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Comments

  1. says

    I think (and hope) that Digg just has an awful search function, especially upon search by URL. When I search by URL for mashable.com, which I write for, the most recent result is from 3 days ago. However, in my RSS feed I can get the direct link to the Digg page with a story I published last night where there have been 70+ Diggs. The story had nothing to do with AOL, so if there is censorship going on, not sure what the criteria might be …

    • says

      Adam I would certainly hope they aren’t filtering results, but how is a user meant to determine if they are submitting a duplicate story if the search function is that broken?

      Some of these news sites have so many URLs for the same story that the only way to be sure something is unique is to perform a search on Digg for similar stories.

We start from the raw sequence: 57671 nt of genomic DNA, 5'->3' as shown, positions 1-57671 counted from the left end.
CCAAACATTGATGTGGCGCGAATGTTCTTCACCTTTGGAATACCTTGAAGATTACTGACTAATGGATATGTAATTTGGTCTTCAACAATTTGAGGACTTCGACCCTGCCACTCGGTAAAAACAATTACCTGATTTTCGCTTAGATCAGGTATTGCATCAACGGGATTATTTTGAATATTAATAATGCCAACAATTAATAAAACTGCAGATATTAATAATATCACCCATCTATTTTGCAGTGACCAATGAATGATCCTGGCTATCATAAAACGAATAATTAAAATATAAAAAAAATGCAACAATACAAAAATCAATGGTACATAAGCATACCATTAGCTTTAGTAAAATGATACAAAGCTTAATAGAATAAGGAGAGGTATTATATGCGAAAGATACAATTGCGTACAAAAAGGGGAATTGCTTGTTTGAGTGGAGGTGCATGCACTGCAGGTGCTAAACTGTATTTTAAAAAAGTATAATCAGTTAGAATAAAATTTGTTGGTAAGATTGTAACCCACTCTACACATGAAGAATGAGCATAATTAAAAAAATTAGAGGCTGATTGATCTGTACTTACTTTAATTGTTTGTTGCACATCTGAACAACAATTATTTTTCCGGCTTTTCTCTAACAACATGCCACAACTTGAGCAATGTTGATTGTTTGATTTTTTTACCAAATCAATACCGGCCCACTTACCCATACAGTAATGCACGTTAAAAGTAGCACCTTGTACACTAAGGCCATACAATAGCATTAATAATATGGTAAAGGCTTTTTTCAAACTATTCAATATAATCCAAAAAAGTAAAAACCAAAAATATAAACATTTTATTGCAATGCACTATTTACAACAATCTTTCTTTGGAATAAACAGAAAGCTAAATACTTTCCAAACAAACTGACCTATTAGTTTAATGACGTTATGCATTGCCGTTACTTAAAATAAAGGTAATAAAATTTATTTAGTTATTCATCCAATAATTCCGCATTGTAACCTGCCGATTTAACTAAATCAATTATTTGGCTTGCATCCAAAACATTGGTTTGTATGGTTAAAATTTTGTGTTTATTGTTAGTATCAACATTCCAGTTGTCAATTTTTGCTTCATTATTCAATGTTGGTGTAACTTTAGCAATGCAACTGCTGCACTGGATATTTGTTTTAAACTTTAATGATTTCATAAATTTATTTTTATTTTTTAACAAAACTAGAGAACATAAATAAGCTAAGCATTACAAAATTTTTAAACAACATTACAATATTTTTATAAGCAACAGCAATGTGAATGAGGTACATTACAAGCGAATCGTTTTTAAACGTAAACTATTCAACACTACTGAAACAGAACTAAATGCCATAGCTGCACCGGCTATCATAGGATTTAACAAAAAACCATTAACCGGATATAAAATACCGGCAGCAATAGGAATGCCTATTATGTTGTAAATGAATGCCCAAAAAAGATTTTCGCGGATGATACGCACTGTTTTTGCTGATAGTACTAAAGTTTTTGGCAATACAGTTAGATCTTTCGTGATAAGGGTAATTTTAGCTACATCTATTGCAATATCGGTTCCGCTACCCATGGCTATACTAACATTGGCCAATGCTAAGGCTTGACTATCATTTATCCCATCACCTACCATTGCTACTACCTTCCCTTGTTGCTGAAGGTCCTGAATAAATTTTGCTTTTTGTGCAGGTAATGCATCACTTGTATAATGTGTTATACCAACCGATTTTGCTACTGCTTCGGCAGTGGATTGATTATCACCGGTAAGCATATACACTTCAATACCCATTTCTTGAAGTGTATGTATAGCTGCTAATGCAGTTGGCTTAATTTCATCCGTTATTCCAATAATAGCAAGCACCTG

I have sometimes had difficulty finding unique permalinks, and I am a web developer.

      That isn’t a perfect solution, but at least there is some attempt to submit original content that is newsworthy.

  2. Andy says

    I just dugg your article on webpronews and I can’t find it anywhere. The digg didn’t show up on WPM either. I actually searched AOL on digg and not a single story came up. Hmmmm makes me wonder. Thanks for the insight.

  3. says

    No conspiracy here – Digg search has been broken for a few days and it hasn’t been showing any new stories (all results that I get returned are at least 3 days old)…